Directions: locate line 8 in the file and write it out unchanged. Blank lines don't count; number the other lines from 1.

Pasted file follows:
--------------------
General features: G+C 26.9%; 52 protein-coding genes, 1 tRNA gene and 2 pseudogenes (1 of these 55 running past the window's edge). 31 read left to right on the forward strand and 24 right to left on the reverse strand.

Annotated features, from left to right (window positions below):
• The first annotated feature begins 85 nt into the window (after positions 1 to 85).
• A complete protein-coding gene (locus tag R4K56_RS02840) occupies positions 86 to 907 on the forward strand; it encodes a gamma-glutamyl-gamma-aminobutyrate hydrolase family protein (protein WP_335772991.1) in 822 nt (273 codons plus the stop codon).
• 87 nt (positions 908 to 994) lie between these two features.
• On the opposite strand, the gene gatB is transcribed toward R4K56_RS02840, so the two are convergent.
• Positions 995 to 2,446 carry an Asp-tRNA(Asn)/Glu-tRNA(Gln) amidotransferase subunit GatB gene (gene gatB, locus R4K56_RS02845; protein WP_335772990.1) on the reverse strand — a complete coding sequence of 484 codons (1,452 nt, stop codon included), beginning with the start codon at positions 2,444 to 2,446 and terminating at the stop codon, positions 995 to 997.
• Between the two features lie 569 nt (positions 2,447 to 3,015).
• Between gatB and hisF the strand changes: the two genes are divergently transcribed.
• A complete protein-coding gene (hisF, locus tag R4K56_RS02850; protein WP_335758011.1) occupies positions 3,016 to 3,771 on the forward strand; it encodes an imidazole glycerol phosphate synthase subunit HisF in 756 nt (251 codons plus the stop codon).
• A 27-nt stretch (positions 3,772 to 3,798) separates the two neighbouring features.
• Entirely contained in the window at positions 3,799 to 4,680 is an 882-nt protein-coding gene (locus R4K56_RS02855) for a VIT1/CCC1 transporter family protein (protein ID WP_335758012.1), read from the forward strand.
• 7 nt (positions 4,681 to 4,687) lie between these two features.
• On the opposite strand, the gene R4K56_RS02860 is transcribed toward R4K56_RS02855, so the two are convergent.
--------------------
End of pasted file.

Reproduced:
• Between the two features lie 569 nt (positions 2,447 to 3,015).